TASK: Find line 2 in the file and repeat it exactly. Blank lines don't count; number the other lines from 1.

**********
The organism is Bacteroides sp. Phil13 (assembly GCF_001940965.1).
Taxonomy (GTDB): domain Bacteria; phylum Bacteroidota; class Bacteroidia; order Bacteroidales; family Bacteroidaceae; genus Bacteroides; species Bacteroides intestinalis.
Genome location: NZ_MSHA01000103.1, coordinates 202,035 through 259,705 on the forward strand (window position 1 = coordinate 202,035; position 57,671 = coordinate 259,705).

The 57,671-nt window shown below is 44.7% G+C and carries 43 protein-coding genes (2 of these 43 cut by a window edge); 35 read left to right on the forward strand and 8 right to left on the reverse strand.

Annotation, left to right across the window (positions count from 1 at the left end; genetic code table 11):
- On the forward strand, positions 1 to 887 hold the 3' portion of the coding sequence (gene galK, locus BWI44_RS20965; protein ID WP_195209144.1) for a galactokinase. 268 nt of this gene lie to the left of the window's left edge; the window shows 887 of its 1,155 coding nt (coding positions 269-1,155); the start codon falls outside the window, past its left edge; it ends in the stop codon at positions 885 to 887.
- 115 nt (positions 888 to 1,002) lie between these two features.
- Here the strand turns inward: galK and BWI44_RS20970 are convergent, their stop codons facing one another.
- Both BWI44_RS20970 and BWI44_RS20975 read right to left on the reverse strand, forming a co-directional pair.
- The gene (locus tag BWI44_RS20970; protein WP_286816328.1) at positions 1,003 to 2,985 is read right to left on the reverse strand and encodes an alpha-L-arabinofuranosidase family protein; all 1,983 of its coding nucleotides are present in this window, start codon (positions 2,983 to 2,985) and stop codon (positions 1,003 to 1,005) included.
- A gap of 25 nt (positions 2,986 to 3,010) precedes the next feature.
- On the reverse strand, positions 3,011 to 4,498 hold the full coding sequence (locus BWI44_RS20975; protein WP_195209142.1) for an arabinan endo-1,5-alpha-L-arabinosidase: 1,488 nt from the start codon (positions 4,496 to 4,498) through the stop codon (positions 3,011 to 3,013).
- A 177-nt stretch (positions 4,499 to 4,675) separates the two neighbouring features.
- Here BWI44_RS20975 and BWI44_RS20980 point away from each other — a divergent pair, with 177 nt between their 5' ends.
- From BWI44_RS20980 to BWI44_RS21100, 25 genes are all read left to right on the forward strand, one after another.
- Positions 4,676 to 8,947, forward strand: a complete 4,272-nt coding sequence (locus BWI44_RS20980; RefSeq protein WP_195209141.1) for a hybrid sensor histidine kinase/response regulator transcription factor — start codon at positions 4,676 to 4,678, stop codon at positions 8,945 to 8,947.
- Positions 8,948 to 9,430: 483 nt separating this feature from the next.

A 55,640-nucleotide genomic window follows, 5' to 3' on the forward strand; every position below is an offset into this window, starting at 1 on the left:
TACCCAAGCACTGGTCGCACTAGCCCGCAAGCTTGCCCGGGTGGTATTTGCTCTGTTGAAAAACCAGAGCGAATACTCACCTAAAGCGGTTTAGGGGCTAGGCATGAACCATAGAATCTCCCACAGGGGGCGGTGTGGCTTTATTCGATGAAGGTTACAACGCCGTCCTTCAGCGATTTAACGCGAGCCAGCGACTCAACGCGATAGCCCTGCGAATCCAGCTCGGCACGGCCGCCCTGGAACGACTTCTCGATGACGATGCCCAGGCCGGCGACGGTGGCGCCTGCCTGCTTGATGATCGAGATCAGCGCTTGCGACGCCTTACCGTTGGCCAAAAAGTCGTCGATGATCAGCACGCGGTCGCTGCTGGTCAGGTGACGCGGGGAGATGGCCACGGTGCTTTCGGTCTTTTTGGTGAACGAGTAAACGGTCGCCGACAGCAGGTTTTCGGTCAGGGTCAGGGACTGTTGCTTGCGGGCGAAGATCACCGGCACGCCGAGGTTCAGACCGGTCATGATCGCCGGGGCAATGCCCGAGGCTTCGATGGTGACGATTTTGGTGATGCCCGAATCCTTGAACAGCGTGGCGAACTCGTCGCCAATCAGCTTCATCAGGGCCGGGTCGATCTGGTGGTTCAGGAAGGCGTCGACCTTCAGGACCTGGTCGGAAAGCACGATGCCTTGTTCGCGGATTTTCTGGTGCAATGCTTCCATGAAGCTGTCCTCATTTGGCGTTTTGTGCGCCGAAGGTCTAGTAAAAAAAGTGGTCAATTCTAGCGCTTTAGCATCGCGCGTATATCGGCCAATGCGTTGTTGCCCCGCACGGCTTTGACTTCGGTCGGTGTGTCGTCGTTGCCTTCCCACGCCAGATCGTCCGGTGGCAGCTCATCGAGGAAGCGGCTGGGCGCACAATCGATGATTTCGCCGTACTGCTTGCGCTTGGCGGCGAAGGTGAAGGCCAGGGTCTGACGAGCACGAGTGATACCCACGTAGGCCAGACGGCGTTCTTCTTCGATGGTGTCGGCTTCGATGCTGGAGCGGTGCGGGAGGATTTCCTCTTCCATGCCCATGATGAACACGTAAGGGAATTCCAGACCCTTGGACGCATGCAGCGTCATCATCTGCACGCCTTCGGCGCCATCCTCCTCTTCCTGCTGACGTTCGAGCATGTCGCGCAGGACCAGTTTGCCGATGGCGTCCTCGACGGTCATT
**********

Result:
Taxonomy (GTDB): domain Bacteria; phylum Bacteroidota; class Bacteroidia; order Bacteroidales; family Bacteroidaceae; genus Bacteroides; species Bacteroides intestinalis.